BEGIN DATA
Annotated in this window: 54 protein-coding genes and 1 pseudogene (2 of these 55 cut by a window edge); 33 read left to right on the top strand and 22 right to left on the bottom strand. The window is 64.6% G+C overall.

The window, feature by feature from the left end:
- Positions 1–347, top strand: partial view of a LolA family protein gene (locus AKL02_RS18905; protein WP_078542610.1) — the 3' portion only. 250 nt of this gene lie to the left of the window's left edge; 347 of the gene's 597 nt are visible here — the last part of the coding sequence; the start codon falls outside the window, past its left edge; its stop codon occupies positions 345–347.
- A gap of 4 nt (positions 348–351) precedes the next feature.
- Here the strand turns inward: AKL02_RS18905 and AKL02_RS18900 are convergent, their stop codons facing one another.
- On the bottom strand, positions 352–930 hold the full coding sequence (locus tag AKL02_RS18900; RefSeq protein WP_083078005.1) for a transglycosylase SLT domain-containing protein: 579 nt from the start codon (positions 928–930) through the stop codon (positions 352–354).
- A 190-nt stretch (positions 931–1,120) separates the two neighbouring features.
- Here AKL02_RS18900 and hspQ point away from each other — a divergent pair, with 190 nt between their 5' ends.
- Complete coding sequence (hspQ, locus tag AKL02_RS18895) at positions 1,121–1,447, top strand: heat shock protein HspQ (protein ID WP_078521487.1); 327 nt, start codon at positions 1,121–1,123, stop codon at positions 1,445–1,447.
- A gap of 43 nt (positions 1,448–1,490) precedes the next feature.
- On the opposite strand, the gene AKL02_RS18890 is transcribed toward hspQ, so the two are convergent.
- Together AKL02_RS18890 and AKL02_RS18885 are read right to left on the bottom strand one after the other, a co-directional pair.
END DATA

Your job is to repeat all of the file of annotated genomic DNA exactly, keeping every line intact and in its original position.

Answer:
Annotated in this window: 54 protein-coding genes and 1 pseudogene (2 of these 55 cut by a window edge); 33 read left to right on the top strand and 22 right to left on the bottom strand. The window is 64.6% G+C overall.

The window, feature by feature from the left end:
- Positions 1–347, top strand: partial view of a LolA family protein gene (locus AKL02_RS18905; protein WP_078542610.1) — the 3' portion only. 250 nt of this gene lie to the left of the window's left edge; 347 of the gene's 597 nt are visible here — the last part of the coding sequence; the start codon falls outside the window, past its left edge; its stop codon occupies positions 345–347.
- A gap of 4 nt (positions 348–351) precedes the next feature.
- Here the strand turns inward: AKL02_RS18905 and AKL02_RS18900 are convergent, their stop codons facing one another.
- On the bottom strand, positions 352–930 hold the full coding sequence (locus tag AKL02_RS18900; RefSeq protein WP_083078005.1) for a transglycosylase SLT domain-containing protein: 579 nt from the start codon (positions 928–930) through the stop codon (positions 352–354).
- A 190-nt stretch (positions 931–1,120) separates the two neighbouring features.
- Here AKL02_RS18900 and hspQ point away from each other — a divergent pair, with 190 nt between their 5' ends.
- Complete coding sequence (hspQ, locus tag AKL02_RS18895) at positions 1,121–1,447, top strand: heat shock protein HspQ (protein ID WP_078521487.1); 327 nt, start codon at positions 1,121–1,123, stop codon at positions 1,445–1,447.
- A gap of 43 nt (positions 1,448–1,490) precedes the next feature.
- On the opposite strand, the gene AKL02_RS18890 is transcribed toward hspQ, so the two are convergent.
- Together AKL02_RS18890 and AKL02_RS18885 are read right to left on the bottom strand one after the other, a co-directional pair.